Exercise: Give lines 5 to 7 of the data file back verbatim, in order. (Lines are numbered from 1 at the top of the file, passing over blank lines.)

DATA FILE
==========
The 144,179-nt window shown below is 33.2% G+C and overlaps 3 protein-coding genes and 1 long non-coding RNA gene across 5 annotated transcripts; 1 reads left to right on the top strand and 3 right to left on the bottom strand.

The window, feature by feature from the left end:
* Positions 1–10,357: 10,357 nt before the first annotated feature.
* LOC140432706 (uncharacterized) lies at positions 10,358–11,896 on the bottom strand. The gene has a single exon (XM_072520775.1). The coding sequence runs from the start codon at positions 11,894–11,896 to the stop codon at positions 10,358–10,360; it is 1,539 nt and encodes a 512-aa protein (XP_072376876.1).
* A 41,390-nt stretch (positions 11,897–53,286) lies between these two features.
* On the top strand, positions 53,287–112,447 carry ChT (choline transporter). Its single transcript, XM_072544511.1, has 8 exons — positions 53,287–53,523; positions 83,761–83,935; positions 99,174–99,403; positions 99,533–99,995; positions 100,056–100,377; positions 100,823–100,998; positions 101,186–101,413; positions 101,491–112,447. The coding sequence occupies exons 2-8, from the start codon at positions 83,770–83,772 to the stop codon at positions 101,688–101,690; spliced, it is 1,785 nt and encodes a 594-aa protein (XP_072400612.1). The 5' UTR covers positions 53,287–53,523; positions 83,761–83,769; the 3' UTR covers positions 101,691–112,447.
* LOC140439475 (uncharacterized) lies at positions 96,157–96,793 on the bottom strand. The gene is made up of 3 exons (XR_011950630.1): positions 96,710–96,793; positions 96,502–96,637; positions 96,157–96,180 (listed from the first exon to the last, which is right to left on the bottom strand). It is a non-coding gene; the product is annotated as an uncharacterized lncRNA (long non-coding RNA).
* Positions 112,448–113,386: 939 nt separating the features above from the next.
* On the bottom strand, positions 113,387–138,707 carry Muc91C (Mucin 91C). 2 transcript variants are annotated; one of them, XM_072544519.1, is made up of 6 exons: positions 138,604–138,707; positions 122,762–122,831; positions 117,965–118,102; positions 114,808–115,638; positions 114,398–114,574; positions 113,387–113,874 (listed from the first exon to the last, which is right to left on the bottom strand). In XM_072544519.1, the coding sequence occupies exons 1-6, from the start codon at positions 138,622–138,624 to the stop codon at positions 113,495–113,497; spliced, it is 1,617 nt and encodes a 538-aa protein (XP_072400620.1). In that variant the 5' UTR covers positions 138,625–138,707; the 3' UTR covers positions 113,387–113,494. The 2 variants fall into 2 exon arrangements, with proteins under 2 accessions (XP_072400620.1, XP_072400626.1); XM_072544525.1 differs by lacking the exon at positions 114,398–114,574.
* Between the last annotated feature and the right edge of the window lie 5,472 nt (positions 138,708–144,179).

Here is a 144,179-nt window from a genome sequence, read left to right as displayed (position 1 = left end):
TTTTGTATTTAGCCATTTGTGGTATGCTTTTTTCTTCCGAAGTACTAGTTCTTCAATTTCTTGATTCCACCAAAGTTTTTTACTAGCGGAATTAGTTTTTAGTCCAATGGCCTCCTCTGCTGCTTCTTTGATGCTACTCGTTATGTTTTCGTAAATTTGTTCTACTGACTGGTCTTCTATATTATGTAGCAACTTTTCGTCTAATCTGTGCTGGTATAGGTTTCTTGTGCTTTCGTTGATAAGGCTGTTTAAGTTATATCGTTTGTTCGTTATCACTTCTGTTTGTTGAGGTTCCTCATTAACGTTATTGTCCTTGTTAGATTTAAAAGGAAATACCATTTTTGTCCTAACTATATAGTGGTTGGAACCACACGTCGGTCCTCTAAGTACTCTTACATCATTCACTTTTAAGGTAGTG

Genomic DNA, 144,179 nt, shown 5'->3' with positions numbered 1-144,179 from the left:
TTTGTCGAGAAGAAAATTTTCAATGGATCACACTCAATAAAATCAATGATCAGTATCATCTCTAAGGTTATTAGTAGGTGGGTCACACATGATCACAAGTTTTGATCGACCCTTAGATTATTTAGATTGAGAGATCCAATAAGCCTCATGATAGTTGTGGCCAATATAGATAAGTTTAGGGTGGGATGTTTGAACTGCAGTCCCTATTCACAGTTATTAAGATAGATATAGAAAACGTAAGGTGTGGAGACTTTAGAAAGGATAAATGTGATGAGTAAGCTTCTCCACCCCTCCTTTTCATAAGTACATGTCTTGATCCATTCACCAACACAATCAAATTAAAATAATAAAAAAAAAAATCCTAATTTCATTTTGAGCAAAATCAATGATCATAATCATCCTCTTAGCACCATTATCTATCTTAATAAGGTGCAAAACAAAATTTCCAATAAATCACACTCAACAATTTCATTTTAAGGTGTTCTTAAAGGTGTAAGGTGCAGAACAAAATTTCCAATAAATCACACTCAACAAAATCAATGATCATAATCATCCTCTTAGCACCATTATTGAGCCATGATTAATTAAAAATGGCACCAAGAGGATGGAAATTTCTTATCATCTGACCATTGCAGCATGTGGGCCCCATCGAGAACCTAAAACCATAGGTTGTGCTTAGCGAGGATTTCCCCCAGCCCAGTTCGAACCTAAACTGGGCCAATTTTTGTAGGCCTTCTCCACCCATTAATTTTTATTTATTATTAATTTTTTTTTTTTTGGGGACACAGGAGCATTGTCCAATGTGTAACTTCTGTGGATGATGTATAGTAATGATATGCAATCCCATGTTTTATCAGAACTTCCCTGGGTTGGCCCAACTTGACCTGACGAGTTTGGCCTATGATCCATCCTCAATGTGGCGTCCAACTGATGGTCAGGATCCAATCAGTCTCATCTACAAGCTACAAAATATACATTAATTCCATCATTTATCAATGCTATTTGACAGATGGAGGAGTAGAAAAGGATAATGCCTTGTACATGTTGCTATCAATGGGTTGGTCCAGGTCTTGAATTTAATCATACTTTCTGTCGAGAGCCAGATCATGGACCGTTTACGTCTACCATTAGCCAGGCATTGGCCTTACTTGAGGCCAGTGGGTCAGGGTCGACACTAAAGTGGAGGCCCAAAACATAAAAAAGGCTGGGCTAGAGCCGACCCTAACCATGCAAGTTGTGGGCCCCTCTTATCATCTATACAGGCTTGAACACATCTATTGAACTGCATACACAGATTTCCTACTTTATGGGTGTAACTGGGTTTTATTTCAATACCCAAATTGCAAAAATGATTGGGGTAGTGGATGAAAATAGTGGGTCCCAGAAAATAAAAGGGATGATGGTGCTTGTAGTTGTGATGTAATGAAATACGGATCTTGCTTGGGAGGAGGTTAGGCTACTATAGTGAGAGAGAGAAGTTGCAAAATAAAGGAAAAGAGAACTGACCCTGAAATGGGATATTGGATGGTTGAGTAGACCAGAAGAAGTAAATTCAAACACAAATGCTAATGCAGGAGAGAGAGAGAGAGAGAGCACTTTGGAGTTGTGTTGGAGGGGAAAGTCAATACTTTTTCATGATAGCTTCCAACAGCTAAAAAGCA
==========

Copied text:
* A 41,390-nt stretch (positions 11,897–53,286) lies between these two features.
* On the top strand, positions 53,287–112,447 carry ChT (choline transporter). Its single transcript, XM_072544511.1, has 8 exons — positions 53,287–53,523; positions 83,761–83,935; positions 99,174–99,403; positions 99,533–99,995; positions 100,056–100,377; positions 100,823–100,998; positions 101,186–101,413; positions 101,491–112,447. The coding sequence occupies exons 2-8, from the start codon at positions 83,770–83,772 to the stop codon at positions 101,688–101,690; spliced, it is 1,785 nt and encodes a 594-aa protein (XP_072400612.1). The 5' UTR covers positions 53,287–53,523; positions 83,761–83,769; the 3' UTR covers positions 101,691–112,447.
* LOC140439475 (uncharacterized) lies at positions 96,157–96,793 on the bottom strand. The gene is made up of 3 exons (XR_011950630.1): positions 96,710–96,793; positions 96,502–96,637; positions 96,157–96,180 (listed from the first exon to the last, which is right to left on the bottom strand). It is a non-coding gene; the product is annotated as an uncharacterized lncRNA (long non-coding RNA).